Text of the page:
profession know, security is looked at as a cost center. It’s like

buying insurance. You don’t see ROI until an incident happens. And

hopefully incidents don’t happen, so they don’t see the problems that

you’re preventing. Showing that ROI and showing the return on investment

and getting the support necessary is a huge hurdle that security

professionals have to overcome right now… And they have to keep up

with the technologies and the attacks. It’s constantly changing. The new

technology you’re putting in place today is not going to be as practical

or work as well a year down the road. You can’t look at it as a process

that has a start and a finish. You have to look at it as a life cycle

model.

Q: What are IT’s strengths today?

I think there’s a lot more awareness of security issues and there’s a

lot more training out there. There’s a lot more resources out there,

like SANS and the trade publications and numerous books. And they’re

starting to get more recognition and support from management, but that

still has a ways to go.

Q: What are the biggest security concerns that are plaguing IT?

Regulatory concerns — making sure they’re not violating any laws.

Availability concerns — making sure there’s not going to be an incident

bringing the company down for any amount of time. In today’s world,

being down an hour could cost a million dollars, along with the loss of

reputation and customer good will. Another big headache they have is

educating users. You can put the greatest technical controls in place,

but if you have users who will give their passwords to anybody who calls

them on the phone, you’re still defeated.

Q: What kind of an effect are mobile workers and wireless devices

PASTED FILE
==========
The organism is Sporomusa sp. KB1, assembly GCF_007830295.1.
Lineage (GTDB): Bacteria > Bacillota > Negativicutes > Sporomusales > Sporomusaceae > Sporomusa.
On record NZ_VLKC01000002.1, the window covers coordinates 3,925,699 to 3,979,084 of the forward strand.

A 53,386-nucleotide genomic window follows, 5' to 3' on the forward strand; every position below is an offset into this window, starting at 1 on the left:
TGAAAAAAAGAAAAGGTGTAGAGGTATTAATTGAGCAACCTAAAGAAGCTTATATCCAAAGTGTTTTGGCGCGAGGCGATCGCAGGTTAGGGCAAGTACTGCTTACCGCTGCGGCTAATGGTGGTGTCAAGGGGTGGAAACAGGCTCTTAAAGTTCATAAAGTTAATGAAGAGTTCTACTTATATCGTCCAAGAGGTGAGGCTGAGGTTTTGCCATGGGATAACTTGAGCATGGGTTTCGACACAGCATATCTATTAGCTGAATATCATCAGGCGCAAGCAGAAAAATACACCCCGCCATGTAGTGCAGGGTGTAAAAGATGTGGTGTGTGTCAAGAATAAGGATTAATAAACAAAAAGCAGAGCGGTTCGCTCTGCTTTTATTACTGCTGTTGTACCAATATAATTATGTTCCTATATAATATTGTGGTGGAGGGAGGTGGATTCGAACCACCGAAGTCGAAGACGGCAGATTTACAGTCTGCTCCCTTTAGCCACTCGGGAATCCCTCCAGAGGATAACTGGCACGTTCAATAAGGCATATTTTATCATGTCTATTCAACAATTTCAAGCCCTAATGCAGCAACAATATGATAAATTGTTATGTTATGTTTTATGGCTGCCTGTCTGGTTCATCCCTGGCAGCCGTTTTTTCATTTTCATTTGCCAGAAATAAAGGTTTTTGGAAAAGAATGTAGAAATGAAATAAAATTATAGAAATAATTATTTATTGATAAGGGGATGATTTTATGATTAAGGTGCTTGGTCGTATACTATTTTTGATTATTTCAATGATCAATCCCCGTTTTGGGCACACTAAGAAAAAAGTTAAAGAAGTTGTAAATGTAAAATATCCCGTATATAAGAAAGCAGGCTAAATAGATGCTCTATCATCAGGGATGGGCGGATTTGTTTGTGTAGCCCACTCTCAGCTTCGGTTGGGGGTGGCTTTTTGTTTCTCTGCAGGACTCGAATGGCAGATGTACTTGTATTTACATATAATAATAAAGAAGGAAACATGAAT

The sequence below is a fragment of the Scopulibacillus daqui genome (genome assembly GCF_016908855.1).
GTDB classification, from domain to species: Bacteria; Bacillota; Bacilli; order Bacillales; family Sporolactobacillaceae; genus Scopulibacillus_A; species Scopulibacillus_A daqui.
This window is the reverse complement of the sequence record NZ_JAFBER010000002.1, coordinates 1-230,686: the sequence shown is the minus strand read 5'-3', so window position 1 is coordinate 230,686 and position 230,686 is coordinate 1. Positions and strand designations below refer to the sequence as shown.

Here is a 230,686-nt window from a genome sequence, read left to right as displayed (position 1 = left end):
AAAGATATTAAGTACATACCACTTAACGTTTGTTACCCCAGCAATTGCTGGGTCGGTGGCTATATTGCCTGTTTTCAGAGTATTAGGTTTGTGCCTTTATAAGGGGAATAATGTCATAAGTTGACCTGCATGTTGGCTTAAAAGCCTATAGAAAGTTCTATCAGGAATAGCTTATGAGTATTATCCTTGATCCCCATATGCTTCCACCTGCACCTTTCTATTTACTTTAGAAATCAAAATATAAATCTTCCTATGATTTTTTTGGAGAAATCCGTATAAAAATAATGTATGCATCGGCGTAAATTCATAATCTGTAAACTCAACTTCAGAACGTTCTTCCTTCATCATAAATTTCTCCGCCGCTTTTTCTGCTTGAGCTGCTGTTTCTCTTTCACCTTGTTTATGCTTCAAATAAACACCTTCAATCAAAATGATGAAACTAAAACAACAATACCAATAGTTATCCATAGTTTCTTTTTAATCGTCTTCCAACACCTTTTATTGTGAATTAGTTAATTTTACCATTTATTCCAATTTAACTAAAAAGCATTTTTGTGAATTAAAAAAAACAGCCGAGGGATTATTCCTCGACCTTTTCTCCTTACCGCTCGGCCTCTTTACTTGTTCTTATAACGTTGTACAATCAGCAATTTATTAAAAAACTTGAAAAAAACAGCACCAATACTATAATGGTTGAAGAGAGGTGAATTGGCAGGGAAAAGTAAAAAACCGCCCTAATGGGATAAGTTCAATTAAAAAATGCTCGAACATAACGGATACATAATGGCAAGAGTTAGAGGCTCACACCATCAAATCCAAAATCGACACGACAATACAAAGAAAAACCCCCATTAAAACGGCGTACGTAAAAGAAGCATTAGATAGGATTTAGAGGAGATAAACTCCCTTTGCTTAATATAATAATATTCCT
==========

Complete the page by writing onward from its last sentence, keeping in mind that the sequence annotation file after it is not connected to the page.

having on security efforts?

The tech environment is changing. It used to be that you had a very

well-defined perimeter. You had a firewall and a building where somebody

had to bypass a guard. Now you have wireless network and numerous Web

applications. You have people who work from home via a VPN. You have

partners connected to you online. You can’t just rely on perimeter

controls anymore. Your whole idea of perimeter control has changed. Now

you have all these entities that may easily bypass perimeter controls.

This is forcing us to change the way we think about security and enforce

new controls.

Q: What new problems do you see coming down the road?

The challenge I see coming down the road is managing all the controls

you have in place with limited resources. Monitoring is a major control

and you need to have a place for it in the organization. It’s one of the

most poorly managed controls out there. They try to monitor too much.

They need to figure out what are the highest risk areas they need to

guard, and then they need to design manageable solutions to do that. You

can’t protect everything at the same level. You have to make some hard

decisions about what you’re going to protect and how you’re doing to do

it.